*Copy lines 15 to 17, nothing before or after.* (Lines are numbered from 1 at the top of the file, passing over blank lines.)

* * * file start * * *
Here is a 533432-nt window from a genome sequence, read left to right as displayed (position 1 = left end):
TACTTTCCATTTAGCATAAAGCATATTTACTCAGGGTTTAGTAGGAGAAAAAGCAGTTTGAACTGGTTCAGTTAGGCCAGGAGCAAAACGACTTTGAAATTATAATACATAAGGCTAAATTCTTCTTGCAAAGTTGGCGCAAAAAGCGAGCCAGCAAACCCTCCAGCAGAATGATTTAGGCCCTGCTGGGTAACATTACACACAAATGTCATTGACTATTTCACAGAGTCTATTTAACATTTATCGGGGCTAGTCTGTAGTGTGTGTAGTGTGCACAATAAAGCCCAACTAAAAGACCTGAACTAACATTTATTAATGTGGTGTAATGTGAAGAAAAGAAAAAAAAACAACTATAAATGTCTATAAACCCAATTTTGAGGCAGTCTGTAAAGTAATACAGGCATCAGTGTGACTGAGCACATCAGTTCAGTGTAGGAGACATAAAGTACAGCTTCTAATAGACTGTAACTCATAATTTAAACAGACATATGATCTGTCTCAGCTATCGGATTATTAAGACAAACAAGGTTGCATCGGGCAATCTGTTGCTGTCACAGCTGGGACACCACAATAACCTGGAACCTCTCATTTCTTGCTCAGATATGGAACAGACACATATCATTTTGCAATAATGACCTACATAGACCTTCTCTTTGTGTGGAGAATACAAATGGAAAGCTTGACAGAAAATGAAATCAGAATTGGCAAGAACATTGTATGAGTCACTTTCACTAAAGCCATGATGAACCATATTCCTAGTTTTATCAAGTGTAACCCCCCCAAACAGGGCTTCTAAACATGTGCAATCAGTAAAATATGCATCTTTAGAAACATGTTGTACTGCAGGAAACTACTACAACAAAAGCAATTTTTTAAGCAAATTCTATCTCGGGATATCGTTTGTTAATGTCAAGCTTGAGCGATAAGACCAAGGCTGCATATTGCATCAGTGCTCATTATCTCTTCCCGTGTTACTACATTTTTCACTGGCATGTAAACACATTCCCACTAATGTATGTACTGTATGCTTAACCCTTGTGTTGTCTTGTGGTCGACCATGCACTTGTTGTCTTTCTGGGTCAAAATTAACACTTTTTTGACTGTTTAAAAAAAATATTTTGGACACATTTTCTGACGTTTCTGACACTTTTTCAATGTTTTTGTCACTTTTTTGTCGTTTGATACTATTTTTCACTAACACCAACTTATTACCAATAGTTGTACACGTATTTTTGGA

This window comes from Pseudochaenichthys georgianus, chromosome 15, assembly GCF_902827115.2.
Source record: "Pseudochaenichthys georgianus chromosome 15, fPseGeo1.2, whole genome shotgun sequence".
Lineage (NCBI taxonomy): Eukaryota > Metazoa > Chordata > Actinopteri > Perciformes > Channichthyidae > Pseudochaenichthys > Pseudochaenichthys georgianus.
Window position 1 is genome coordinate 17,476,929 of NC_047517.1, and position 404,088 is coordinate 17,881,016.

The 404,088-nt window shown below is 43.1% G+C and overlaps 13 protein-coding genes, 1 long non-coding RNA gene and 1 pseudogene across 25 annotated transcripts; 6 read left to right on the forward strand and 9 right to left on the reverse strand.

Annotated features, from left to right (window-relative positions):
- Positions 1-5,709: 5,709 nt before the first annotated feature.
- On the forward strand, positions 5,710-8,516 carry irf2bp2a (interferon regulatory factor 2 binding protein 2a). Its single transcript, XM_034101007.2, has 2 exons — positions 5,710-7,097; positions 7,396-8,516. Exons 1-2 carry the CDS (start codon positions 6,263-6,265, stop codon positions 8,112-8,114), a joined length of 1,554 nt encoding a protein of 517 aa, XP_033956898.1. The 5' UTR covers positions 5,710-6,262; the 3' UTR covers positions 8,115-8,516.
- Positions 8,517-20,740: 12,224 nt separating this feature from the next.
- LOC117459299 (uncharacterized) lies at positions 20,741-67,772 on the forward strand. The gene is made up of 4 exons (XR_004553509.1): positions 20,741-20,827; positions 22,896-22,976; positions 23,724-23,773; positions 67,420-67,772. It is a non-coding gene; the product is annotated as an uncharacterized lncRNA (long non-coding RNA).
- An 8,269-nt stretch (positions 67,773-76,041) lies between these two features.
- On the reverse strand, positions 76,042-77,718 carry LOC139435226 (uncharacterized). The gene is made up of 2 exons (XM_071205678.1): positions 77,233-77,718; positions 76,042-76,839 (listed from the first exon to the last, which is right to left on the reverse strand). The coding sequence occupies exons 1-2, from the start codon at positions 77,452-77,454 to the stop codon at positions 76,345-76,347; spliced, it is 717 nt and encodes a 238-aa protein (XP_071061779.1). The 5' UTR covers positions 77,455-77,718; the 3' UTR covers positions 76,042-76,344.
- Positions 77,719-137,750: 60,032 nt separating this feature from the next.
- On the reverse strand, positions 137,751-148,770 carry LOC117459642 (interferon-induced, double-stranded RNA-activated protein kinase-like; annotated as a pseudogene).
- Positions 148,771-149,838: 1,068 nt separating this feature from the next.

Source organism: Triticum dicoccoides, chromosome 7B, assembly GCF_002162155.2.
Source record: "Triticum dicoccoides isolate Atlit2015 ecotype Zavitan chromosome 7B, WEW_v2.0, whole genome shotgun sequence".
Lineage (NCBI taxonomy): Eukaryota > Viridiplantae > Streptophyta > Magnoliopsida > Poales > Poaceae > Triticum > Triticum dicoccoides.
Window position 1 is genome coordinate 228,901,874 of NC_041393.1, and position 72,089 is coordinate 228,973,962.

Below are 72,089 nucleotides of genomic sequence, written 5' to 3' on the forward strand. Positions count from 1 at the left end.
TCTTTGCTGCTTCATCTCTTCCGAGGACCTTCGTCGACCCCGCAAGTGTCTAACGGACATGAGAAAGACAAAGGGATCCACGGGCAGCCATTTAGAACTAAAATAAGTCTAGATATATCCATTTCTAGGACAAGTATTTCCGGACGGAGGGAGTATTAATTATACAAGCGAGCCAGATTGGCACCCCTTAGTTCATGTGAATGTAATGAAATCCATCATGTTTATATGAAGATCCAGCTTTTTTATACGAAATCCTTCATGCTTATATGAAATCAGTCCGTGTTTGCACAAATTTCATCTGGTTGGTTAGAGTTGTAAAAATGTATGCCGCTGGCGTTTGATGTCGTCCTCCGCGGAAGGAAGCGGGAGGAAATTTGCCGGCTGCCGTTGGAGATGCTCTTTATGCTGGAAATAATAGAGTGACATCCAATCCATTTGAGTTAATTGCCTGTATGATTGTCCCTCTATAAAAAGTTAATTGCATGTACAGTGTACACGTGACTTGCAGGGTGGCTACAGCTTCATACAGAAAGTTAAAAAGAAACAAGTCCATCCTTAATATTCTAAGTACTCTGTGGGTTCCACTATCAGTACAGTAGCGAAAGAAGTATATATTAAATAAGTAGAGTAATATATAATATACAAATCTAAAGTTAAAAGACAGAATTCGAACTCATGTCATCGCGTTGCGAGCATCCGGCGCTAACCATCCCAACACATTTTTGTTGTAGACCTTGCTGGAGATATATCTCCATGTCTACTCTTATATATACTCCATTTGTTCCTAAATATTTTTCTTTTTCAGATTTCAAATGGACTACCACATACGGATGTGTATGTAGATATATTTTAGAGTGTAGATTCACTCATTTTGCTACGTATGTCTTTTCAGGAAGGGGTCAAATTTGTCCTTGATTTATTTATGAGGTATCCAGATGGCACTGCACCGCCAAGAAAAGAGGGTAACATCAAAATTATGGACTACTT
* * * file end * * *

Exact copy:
- Positions 77,719-137,750: 60,032 nt separating this feature from the next.
- On the reverse strand, positions 137,751-148,770 carry LOC117459642 (interferon-induced, double-stranded RNA-activated protein kinase-like; annotated as a pseudogene).
- Positions 148,771-149,838: 1,068 nt separating this feature from the next.